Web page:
A.K.A How I Learned (For The Most Part) To Stop Doubting Myself & Start Taking Risks
I don’t want this post to be a bunch of clichés. In thinking about writing it, so many good quotes come to mind to cite—“You miss 100% of the shots you don’t take”; “If not now, when?”; “Only those who risk going too far can find out how far one can go.” I could keep going. This isn’t about clichés, although there is truth to some of them. It’s about finding the tipping point and this time, going over the top.
A few years ago—three or four—I reached a tipping point. My business was doing well, and we were basically at capacity. The demand for our services was exceeding our ability to supply them. At the time, I felt I only had one option: I started saying “no.” We turned down business because we didn’t have the capacity to take it on, and “lost” a lot of potential clients. In hindsight, I realize now that I had other options. I could have hired more employees. I could have raised our rates. I could have done both. But instead, it was frankly safer and easier to just focus on the clients we had and stay the same size. I mean, things were working, right?
Now, I’m making different choices. At first, I took baby steps. I started working with freelancers. I started asking for a little more money, but would then often come down if there was any push back at all. The business was growing a little, but it was not where I wanted it to be. Then one day I realized that my business was never going to grow if I didn’t take the risks to let it grow. I made a full-time hire. I became less apologetic about my rates and did a better job at sticking to my guns. I pursued opportunities that were bigger and better than what we’d done before. And when an opportunity came my way, even if it was a little scary, I started to ask myself, “What’s the best choice for my company? What’s the best next step that will lead me where I want to go professionally?” And I started saying “yes.” We’re now having our best months of growth ever.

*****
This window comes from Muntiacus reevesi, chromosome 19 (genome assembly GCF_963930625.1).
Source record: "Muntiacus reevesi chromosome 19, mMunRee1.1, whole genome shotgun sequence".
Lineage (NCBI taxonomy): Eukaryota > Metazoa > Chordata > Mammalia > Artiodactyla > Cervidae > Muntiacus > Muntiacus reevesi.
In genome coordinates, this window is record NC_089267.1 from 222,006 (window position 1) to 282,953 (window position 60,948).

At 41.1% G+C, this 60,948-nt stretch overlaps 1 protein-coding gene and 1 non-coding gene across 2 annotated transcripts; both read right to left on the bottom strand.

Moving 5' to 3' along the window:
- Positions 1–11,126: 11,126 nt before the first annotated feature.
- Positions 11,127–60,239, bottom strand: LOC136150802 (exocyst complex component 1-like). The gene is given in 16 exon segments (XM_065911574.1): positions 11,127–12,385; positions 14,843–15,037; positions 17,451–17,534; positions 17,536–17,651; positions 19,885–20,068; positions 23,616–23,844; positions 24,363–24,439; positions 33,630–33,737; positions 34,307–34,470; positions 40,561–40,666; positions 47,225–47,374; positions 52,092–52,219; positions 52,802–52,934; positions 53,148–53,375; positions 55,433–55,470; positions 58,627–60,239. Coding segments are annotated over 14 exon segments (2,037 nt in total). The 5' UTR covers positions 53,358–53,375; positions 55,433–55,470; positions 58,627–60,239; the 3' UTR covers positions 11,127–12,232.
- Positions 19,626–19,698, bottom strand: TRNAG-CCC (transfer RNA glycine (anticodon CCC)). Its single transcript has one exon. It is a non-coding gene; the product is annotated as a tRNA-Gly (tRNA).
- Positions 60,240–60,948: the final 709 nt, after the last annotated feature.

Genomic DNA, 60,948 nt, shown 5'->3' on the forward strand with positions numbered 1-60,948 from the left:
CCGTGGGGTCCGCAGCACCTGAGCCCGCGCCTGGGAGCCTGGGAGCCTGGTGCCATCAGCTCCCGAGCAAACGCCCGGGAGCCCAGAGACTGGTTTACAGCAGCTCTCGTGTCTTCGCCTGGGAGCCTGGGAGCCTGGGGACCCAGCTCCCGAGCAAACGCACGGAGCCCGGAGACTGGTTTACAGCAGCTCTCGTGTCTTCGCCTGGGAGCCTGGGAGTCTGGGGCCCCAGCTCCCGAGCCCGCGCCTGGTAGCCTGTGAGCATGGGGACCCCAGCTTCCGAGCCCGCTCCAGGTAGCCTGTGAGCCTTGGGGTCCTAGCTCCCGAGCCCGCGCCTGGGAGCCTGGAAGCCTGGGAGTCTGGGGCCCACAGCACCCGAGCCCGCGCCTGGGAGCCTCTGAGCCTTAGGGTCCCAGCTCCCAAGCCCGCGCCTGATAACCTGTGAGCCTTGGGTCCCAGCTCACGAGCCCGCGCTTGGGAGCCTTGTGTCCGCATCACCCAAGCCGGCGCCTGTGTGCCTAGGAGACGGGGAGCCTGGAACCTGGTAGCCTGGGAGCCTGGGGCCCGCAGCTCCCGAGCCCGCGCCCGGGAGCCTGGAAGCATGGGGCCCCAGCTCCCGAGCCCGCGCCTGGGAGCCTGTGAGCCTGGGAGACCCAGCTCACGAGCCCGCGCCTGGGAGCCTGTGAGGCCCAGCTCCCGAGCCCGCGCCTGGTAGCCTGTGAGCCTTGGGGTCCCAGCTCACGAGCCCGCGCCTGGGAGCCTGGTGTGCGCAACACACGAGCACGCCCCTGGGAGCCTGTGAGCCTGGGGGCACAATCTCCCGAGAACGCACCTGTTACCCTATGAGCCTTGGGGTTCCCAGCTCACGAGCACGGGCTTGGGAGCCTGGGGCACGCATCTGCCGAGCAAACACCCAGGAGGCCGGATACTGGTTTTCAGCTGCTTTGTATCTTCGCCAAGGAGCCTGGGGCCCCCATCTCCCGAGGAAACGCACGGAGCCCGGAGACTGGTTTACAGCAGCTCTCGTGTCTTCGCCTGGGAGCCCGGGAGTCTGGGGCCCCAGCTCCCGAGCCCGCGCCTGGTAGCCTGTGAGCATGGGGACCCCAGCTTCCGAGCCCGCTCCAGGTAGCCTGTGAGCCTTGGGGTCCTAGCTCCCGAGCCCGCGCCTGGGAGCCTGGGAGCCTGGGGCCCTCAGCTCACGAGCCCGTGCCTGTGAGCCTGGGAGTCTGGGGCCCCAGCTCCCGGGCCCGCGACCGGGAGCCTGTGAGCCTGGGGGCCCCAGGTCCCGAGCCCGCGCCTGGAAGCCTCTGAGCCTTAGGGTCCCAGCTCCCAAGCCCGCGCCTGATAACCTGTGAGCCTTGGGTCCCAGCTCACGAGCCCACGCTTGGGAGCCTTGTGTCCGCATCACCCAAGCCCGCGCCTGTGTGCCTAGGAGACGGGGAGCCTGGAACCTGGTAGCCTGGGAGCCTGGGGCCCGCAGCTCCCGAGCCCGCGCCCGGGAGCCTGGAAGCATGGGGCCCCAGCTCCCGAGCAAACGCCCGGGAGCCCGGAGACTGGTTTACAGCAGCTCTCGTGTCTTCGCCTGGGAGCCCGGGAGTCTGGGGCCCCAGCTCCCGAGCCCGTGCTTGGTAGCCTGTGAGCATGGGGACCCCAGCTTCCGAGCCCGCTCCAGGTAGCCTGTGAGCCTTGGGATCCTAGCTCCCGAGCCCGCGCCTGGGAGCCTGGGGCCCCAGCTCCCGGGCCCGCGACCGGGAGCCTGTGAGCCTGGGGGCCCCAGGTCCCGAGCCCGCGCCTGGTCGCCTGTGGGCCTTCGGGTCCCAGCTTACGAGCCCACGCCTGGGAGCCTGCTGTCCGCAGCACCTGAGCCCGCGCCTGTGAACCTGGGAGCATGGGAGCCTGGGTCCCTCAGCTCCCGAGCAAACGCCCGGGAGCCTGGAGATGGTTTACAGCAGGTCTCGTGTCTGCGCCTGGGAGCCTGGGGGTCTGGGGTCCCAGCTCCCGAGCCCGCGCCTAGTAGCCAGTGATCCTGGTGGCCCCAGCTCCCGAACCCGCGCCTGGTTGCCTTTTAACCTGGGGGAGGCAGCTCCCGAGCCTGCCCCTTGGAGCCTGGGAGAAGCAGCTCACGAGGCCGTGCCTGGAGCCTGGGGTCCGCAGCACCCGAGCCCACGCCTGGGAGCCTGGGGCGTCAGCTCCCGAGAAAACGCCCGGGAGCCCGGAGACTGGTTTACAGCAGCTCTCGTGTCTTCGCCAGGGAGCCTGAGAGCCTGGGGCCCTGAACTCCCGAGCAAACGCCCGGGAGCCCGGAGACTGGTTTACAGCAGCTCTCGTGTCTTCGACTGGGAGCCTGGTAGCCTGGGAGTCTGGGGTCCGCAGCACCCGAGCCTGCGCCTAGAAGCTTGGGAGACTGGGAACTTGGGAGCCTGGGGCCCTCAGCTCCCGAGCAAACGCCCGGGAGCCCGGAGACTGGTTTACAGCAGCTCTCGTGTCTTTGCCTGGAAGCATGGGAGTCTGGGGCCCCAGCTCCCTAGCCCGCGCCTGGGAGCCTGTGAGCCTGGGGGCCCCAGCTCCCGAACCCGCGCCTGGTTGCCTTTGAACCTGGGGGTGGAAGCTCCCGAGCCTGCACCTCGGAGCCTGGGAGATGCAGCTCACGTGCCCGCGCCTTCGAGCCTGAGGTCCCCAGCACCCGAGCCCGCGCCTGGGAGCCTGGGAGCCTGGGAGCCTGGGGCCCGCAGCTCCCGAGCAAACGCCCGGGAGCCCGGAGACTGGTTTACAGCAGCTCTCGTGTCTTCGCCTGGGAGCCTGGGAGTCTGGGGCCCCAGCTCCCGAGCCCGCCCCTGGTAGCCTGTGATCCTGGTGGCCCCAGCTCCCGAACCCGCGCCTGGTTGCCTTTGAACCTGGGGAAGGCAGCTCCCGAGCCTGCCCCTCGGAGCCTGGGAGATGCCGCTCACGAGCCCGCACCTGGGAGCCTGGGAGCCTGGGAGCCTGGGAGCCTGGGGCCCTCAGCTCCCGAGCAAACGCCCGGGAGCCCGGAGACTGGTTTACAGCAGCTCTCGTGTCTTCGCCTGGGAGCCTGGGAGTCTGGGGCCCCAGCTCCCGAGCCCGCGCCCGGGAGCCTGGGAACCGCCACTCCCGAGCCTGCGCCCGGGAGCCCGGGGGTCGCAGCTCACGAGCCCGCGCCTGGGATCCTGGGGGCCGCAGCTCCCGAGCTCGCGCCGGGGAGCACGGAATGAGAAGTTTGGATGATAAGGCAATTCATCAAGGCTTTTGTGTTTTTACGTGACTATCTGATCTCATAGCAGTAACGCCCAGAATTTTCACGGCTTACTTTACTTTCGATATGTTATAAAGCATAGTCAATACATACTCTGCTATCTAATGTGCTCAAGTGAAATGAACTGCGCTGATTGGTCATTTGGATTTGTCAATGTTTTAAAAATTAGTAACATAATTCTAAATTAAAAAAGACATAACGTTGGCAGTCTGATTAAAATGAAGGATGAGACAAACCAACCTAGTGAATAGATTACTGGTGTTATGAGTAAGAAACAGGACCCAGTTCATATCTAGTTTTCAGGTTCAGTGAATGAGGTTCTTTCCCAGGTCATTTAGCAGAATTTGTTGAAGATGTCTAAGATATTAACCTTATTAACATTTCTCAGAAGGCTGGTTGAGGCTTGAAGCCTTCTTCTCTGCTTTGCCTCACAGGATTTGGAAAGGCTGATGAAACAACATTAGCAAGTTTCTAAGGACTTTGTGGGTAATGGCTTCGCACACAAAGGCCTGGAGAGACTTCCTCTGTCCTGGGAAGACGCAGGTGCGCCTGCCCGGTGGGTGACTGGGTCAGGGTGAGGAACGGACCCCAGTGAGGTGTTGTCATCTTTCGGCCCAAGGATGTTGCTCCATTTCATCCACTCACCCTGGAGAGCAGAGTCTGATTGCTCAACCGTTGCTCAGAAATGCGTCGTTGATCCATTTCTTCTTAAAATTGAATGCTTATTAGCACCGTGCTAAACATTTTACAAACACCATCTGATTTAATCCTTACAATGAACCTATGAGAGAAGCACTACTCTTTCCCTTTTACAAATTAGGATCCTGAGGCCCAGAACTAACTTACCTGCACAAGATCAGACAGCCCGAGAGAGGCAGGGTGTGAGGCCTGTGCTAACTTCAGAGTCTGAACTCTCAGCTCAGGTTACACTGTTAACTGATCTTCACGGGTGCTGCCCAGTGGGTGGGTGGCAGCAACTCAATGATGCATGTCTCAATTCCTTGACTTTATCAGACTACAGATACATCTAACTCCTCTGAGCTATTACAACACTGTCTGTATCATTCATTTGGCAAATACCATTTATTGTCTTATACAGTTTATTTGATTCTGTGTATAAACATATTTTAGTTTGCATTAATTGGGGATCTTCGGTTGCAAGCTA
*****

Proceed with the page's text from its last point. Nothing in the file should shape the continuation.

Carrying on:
I think I’ve developed this calm resoluteness and confidence with time. After repeatedly finding myself in the same situation, I needed to figure out how to move forward and get beyond that tipping point. I’ve learned that saying “no” didn’t move me or my business ahead—it just kept us where we were. In doing something different, I found my “yes.”
I’m not advocating that everyone should go jump off the deep end and say “yes” to everything with abandon. You get one shot with a new customer, and it’s important to be ready to give them a great experience. You don’t want to under-deliver. You also owe it to yourself to stay healthy and sane, and you have to listen to your body and mind. At the same time though, while being an entrepreneur is an already risky decision, if you don’t take risks once you’re there, you will never move ahead. So even if it’s a little thing, start saying “yes.” Trust yourself a little bit more. Think about what you would do if you weren’t afraid—and see where it takes you and your business.